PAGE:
As we mentioned previously, chickens rarely decide to up and leave their comfy coop, and if they do go out exploring, they usually come home instinctually. While instinct alone can be powerful, we understand your weariness to rely on it and question if training your chicken is an option.

Many chicken owners might be surprised to learn that chickens are trainable! In addition to teaching them you preferred outdoor boundaries, chickens can learn a wide range of skills and talents, such as obstacle courses, playing instruments, brain games, and more.

But we’re talking about keeping our backyard chickens at home. For this particular goal, we recommend teaching your chickens two things: recall and functional training.

Recall Training

Recall, or coming when called, is an infinitely useful skill for your chickens to know. This will allow you to leave your chickens roaming around with the confidence that they will come running back to the coop when on your command. You can train this by choosing a particular word or movement and treating your chickens every time it is voiced or performed.

Functional Training

Functional training are skills you chickens can learn that they’ll use in everyday life, such as:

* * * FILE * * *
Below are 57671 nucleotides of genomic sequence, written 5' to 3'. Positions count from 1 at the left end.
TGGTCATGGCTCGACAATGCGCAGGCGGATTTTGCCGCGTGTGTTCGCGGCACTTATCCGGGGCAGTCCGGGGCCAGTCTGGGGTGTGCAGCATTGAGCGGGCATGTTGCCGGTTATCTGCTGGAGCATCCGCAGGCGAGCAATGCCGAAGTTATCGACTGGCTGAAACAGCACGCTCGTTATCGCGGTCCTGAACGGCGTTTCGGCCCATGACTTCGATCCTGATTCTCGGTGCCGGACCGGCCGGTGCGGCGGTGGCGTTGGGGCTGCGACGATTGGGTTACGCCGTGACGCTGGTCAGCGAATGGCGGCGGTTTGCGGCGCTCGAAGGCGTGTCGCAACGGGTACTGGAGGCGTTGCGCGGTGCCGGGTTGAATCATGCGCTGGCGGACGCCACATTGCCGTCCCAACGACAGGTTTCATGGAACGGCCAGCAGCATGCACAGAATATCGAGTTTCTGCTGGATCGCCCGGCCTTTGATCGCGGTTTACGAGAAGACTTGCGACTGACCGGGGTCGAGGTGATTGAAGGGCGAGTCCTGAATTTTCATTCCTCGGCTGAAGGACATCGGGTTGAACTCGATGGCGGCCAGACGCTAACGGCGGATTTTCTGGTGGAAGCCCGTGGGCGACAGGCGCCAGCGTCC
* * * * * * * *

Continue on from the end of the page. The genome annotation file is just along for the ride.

• Coop training: Returning to the coop at a particular time or when called
  • Specified free-range times: The flock learns when they’re allowed to roam the property.
  • Nesting training: Hens learn an exact location for laying eggs (ex. nesting boxes).
  • Herding: Useful for young pullets and cockerels when they first learn the parameters of free-range

Typically, if you can train a few of your older chickens, the younger ones will follow suit, as chickens prefer to travel in groups.

Final Thoughts

Anyone concerned that their new backyard chickens might fly away at any moment can breathe a sigh of relief knowing this is uncommon behavior for this domesticated animal. Many chickens are physically capable of flying away, but seldom do as long as they are well cared for and protected.

Still, regular recall and functional training seldom hurts, particularly with a free-range flock, and can give you the confidence to allow your chickens some space to explore, knowing they’ll come home.